By the time our babies arrive, we’ve learned (through experience) just about everything there is to know about each of the three trimesters. The first one can feel draining and is often plagued with nausea and vomiting. During the second, women often feel like they’ve gotten a second wind. And by the third, as baby begins to take up more and more room, women can begin to feel the discomforts of housing, well, a whole person, inside their uterus.

But there’s actually an entire other trimester that is usually left out of the conversations about growing a baby. That’s because this one happens after the baby is born. It’s known as the fourth trimester and is marked by the period of time between birth and the first three months of life.

During the fourth trimester, new parents soon learn that their newborns needs can feel constant. That’s because adjusting to life outside of the womb can feel like a rather harsh transition for an infant. While in utero, a fetus is met with constant comfort, like nourishment, gentle rocking and swaying, total darkness, and the calming sound of their mother’s heart, life outside is a stark contrast.

It’s no wonder newborns are so demanding. Developmentally, they need constant touch and comforting to bond, to be properly nourished, and to gently become accustomed to life on the outside. But that doesn’t change the fact that for new parents, keeping up with a newborn’s demands can feel exhausting. You’re trying to get used to constantly holding an infant, while keeping up with your own needs, too. For both mother and baby, this time can be as beautiful as it is challenging.

Here are a few common struggles new parents have during months zero to three and how to cope with them:

1). My baby wants to eat constantly- A very common struggle new moms in particular talk about during the fourth trimester is that it seems baby wants to be (almost) constantly at the breast. If it feels like you’re nursing constantly, it’s because you probably are. By the time baby is finished nursing, you can barely chug a glass of water or make yourself a sandwich before it’s nursing time again. While it might feel trying, it makes a lot of sense why your baby needs to eat so often. The infant belly is tiny! At birth, your baby’s belly is only about the size of a marble, and by 10 days to 2 weeks, it is about the size of an egg. While there is no solution for frequent nursing, it’s good to know that it won’t last forever. Soon baby will be able to sustain longer nursing (or bottle feeding sessions) and remain full for longer. Like everything in the fourth trimester, the demanding feeding schedule will be relatively short-lived.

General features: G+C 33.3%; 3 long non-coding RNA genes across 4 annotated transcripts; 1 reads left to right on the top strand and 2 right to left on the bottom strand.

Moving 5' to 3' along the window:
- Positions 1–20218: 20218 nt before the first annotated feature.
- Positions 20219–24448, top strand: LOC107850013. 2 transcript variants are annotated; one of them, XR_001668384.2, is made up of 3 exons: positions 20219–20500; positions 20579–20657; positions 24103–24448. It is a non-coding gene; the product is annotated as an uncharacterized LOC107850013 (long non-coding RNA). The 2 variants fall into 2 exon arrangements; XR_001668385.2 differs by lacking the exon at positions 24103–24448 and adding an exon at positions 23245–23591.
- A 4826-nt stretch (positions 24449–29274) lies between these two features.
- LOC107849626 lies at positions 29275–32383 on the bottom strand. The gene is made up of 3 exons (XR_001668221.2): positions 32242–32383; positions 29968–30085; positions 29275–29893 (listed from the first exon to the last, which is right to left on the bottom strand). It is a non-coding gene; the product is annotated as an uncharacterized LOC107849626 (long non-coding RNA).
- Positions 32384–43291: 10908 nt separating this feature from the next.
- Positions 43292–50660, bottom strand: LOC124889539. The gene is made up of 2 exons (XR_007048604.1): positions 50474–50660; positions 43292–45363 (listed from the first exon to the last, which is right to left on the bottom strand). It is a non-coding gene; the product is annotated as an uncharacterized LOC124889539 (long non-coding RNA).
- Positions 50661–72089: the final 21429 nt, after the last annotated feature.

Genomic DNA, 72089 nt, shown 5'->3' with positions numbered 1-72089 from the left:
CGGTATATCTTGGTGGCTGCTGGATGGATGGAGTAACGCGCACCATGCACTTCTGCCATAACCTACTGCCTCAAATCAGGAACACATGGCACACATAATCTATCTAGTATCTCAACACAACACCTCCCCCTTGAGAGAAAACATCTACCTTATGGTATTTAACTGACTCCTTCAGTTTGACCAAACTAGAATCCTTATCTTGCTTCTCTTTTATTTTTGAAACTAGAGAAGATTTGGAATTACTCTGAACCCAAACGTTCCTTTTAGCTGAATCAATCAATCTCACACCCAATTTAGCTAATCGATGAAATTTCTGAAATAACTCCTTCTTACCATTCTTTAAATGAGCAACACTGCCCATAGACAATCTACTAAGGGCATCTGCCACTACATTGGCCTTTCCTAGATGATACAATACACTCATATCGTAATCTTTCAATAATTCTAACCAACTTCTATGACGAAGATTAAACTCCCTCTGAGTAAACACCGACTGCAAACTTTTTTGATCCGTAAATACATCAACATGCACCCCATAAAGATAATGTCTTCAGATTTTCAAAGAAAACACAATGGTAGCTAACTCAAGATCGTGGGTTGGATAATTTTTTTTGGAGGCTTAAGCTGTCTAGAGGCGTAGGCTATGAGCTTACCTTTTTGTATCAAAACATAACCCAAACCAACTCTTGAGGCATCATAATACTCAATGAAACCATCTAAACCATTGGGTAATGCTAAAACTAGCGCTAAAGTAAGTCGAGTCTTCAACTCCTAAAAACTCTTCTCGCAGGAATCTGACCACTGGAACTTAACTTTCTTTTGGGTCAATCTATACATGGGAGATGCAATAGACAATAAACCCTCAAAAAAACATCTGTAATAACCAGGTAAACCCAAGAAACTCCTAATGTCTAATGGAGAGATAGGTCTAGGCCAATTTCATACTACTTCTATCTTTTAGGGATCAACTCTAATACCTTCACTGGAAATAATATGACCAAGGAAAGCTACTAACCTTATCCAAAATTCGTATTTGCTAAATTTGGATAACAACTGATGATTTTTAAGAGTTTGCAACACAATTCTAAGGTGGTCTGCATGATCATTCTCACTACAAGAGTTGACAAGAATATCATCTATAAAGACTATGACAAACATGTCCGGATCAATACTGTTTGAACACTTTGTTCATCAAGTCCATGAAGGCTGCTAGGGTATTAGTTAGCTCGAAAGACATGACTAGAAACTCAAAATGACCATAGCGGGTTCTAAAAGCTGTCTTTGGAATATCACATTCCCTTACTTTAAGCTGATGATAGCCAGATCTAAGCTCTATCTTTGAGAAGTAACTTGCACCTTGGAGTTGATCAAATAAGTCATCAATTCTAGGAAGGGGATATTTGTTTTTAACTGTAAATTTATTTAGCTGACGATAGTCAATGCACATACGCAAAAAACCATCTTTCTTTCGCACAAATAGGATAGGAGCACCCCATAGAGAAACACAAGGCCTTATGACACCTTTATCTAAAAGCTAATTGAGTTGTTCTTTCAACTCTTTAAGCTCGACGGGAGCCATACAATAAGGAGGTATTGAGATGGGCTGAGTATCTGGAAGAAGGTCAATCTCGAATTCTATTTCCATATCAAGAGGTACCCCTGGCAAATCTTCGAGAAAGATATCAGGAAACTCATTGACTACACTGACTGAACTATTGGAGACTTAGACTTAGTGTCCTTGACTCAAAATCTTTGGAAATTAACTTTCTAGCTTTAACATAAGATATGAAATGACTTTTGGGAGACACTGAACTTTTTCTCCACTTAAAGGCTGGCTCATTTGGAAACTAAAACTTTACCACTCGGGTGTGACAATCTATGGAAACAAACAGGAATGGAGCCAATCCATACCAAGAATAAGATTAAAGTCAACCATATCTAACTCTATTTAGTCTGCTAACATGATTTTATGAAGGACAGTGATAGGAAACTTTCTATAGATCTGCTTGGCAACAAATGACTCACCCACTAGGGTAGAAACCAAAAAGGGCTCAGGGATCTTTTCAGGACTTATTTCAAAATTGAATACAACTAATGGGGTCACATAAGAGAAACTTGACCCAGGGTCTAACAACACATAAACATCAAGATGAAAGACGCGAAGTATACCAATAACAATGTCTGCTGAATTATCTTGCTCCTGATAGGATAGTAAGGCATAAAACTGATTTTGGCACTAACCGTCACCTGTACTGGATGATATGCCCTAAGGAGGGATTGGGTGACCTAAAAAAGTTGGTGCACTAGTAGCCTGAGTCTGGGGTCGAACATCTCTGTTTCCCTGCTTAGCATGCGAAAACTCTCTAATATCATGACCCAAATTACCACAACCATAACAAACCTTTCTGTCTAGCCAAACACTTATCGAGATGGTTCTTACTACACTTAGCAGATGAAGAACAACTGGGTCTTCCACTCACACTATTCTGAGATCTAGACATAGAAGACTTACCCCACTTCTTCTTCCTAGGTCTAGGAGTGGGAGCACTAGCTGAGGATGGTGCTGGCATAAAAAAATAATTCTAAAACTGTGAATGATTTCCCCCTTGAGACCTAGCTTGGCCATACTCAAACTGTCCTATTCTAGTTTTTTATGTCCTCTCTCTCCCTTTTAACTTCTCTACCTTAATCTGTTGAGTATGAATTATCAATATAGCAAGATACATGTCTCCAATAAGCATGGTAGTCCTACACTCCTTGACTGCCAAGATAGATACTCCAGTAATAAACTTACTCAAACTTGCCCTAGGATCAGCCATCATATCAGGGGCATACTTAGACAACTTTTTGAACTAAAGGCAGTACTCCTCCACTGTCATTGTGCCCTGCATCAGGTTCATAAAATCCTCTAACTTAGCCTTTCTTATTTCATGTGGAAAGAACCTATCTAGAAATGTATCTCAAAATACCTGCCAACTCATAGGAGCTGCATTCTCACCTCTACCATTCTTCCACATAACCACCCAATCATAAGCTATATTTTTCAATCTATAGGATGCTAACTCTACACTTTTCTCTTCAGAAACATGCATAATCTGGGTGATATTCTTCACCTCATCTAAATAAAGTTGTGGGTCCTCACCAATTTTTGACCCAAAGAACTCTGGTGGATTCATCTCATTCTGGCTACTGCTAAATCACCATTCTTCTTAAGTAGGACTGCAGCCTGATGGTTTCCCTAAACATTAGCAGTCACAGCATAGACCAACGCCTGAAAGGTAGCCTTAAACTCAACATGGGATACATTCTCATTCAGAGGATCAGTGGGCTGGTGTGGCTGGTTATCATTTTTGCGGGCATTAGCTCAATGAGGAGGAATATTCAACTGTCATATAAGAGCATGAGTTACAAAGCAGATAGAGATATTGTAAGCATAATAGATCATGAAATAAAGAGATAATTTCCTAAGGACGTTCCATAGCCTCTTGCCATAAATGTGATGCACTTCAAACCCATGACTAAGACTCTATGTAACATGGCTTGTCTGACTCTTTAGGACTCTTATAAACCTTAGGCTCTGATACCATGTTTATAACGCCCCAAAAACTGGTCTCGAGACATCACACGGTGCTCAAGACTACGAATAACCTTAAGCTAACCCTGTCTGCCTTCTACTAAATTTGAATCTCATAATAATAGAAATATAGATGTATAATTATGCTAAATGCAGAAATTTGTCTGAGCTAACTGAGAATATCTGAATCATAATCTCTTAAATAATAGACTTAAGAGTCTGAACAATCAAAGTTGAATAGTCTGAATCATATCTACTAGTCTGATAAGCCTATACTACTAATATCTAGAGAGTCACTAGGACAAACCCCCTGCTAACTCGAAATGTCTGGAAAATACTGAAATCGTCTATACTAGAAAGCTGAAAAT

2) I can’t seem to put my baby down- One of the biggest challenges during the first months of life is learning to do things with one hand. You baby only wants to be on your chest or in your arms and getting anything accomplished feels impossible. Yes, you adore your baby and feel you shouldn’t complain about holding your newborn. But it is undoubtedly draining to in such high demand. Your baby likely even wants to sleep on you (and only on you!). In terms of getting things done around the house, or at the very least, being able to feed and clothe yourself, invest in a baby wrap (like a moby) or some kind of carrier that you feel confident wearing. Not only does babywearing allow new parents the use of both of their hands, it also has benefits for moms and babies. Not only can it be calming for infants to experience closeness, new research shows that the skin-to-skin helps new moms release oxytocin (the love hormone) which can help decrease postpartum depression and increase mother to infant bonding

3) I have trouble calming my baby- Again, babywearing can be a great solution for a fussy baby. But not every newborn is easy to settle, as any parent who has had a hard-to-soothe infant will tell you. Even with constant nursing, rocking, diligent diaper changes and so on, some infants just have more trouble than others settling in. The most important thing to realize is that this time period absolutely won’t last forever and hopefully soon, your baby’s most fussy period will be a thing of the past. But there are plenty of tried and true methods that can help comfort even the most challenging infant. For starters, giving in to your baby’s need to being held and comforted, rather than fighting it will save you plenty of battles. Taking your baby outside or some fresh air and to observe the outside world can also have relaxing effects. And when it comes time for sleep, white noise from a sound machine, or even a vacuum cleaner, can be a huge help.

Before you know it you’ll be out of the fourth trimester. Your baby will be exploring and interested in the world around you, and not just you. Soon, you’ll be able to make yourself that sandwich and even have time to eat it. So when the going gets tough, don’t forget, new babies don’t stay new babies for long. Like each trimester that came before, this one will be over just about as soon as you get the hang of it and you’ll be on to the next amazing stage of life with your baby.